Instilling ownership and accountability in a virtual environment

Working from home can have its perks—no commute, more family time, and less distractions. But it can also be challenging to lead a team that you don’t see in the office every day. Several leaders have expressed frustration that some team members aren’t as responsive, or they lack follow through since they have been working from home. The lack of personal interaction can make it more challenging to check-in with team members who aren’t pulling their weight.

So how do you instill a sense of ownership and accountability in a virtual environment?

  1. Establish goals and outcomes. Although there may be less distractions when employees are working from home, it also can be challenging to focus. As a leader, it is important to set clear goals, outcomes, and deadlines for projects and tasks so that each of your team members know exactly what your expectations are. Focusing on outcomes allows an employee to take ownership of a task or project, and alleviates you from having to micromanage the process. When creating an outcome, think about what the end result would look like and communicate that to the employee. At the beginning of the week, communicate exactly what you are expecting for each employee to complete, the deadline for completion, and how they should submit their work.
  1. Create structures.  This is not the time for a completely hands-off approach. As a leader, it is important to create structures that will support the achievement of tasks to move projects forward. You want the right balance between giving your team members some freedom to come up with their own solutions and manage their own time, while providing guidance and support when needed. For employees who are self-starters and manage their time well, a weekly check-in may be sufficient for communicating progress. For employees who need more direction or guidance, a daily call may be necessary. Another structure could be weekly “office hours” you make available for employees to schedule time with you to ask questions or get support. 
  1. Adjust your leadership style. You may have one team member who only needs a clear goal and can work independently and autonomously. Another employee may need more specific direction and instructions. It’s important to know the working style of each of your employees, and how you can support them best. Daily check-ins may make one employee feel micromanaged, yet may be necessary to keep another employee on track. Don’t frustrate your employees who are naturally accountable and take initiative by micromanaging their daily work. Create structures that work to support how your employee works best. A good practice is to ask each employee in your next one-on-one call. Here are some examples of what you might ask:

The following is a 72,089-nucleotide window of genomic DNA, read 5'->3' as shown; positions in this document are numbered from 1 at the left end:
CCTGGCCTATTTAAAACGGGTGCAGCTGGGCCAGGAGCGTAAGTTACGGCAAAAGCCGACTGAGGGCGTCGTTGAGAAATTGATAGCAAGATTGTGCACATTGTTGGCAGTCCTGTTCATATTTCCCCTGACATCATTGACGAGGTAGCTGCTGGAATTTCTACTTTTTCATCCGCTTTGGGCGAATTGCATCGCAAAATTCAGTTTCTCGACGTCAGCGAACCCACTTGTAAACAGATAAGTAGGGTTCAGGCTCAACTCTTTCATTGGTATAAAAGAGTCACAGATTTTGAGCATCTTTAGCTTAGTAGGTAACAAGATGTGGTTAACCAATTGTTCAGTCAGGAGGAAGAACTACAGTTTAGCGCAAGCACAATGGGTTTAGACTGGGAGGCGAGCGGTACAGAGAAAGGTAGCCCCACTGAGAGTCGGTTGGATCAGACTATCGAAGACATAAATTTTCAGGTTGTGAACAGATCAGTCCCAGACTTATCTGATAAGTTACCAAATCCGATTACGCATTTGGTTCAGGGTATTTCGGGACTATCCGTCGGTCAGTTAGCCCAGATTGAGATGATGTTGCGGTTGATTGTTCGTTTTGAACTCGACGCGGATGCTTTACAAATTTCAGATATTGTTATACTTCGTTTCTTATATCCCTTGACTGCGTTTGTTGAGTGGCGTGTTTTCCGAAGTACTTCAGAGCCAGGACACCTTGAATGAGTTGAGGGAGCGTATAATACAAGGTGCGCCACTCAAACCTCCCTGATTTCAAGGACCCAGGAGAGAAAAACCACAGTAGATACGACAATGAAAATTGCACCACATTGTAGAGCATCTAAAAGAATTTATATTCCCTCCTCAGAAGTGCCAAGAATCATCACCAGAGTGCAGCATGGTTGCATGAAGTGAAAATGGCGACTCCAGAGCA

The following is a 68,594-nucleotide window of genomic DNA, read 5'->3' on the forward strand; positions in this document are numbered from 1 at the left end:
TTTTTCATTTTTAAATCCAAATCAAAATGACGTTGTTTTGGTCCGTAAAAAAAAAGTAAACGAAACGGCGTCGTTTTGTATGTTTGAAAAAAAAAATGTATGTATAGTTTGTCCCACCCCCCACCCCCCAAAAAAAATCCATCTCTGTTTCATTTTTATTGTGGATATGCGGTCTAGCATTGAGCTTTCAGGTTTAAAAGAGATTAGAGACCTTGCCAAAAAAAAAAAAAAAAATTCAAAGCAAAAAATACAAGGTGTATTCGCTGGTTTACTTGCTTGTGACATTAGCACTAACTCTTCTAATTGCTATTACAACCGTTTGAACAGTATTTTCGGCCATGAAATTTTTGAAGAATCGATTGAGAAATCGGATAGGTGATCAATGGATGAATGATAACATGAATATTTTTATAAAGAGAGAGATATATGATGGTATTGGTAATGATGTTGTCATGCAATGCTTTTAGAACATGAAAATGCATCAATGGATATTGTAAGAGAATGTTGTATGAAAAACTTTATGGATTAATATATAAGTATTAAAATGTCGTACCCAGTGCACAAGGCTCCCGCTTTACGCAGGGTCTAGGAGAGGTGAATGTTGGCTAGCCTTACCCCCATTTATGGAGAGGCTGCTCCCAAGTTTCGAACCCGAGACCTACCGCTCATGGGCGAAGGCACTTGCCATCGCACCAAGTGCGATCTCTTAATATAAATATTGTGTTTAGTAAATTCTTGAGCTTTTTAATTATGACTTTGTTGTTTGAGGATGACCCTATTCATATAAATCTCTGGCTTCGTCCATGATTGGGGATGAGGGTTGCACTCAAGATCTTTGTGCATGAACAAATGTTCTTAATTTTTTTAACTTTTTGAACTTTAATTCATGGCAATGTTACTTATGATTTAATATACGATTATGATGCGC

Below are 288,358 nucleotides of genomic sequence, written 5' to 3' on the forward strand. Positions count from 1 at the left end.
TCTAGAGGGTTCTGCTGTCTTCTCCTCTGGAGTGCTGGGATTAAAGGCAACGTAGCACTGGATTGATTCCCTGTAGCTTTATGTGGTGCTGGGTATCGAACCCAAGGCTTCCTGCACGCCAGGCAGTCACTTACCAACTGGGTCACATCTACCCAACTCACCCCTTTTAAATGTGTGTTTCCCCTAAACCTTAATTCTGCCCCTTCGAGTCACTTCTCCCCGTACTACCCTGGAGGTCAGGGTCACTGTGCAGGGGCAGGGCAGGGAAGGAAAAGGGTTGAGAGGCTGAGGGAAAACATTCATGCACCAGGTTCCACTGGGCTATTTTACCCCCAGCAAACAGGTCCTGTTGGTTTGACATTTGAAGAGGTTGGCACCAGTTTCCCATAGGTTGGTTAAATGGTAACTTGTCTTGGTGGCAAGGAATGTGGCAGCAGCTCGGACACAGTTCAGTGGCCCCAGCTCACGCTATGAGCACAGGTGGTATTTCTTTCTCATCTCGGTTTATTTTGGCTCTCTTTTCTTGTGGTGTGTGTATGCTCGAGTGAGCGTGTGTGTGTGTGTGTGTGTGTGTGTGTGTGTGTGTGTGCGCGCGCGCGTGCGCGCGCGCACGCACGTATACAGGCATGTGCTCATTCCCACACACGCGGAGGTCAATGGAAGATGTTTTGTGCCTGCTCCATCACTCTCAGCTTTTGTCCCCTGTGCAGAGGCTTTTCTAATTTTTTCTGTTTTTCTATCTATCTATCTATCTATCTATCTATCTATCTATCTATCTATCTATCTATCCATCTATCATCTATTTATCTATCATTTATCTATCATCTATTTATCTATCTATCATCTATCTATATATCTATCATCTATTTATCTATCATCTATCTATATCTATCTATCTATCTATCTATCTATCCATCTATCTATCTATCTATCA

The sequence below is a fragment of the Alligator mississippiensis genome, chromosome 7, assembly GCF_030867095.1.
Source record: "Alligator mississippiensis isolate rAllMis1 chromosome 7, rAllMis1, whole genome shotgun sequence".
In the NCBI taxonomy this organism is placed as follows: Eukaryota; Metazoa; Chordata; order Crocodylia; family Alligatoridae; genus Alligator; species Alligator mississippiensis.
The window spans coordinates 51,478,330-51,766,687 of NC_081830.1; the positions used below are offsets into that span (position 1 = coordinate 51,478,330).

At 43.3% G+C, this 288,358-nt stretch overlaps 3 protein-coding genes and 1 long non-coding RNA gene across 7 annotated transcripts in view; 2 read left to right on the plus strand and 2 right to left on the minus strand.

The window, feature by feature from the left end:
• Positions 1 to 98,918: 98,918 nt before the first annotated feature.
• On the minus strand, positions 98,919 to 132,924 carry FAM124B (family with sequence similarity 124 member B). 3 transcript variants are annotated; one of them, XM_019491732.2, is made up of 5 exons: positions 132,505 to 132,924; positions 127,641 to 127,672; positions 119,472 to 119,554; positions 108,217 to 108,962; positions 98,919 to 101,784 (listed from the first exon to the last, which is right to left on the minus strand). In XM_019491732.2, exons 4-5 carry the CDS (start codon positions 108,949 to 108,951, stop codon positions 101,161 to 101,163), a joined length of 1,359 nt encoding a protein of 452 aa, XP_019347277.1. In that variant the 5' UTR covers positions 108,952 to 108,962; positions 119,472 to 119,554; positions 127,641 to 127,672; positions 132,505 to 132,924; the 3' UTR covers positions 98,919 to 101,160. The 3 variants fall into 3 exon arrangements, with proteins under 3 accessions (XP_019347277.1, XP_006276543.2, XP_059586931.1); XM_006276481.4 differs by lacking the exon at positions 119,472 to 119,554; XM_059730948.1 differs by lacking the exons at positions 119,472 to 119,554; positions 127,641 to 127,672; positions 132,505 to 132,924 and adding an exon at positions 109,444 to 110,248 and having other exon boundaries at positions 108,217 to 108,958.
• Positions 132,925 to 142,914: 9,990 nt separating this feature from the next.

• How is this check-in structure working for you? Would you prefer to meet more often? Less often?
    • After working virtually the past two months, what have you noticed works best for you to accomplish your tasks? 
    • Is there anything you would change about how we are communicating?

If you notice a drop in production or missed deadlines, use your next one-on-one call to coach the employee. Don’t avoid the discussion, approach the employee in a non-confrontational way so you can support him to get back on track. 

Examples of questions might be:

    • “I’ve noticed the past two weeks that you have missed three deadlines. What can you do differently going forward to ensure you are meeting your deadlines?” 
    • “What got it the way of finishing the project?”
    • “What will you do to make sure this is completed today?”
  1. Institute collaboration software. Collaboration software such as MS Teams or Asana can help to manage projects and deadlines, particularly if you have multiple employees working on a project,. I know several virtual teams that use collaboration software on a regular basis to track projects. Having a public forum like a software program to list who owns a task and important deadlines can provide the necessary peer accountability for an employee to take action. 

It does take some effort to keep projects and tasks on track. As a leader, your job is to facilitate the best performance from your employees by adjusting your leadership style to coach them through challenges and obstacles, and supporting them to meet objectives.

Laurie Maddalena

Laurie Maddalena

Laurie Maddalena is a dynamic and engaging keynote speaker and leadership consultant. She writes a monthly online column for next generation leaders for CUES and has published articles in Credit ... Web: Details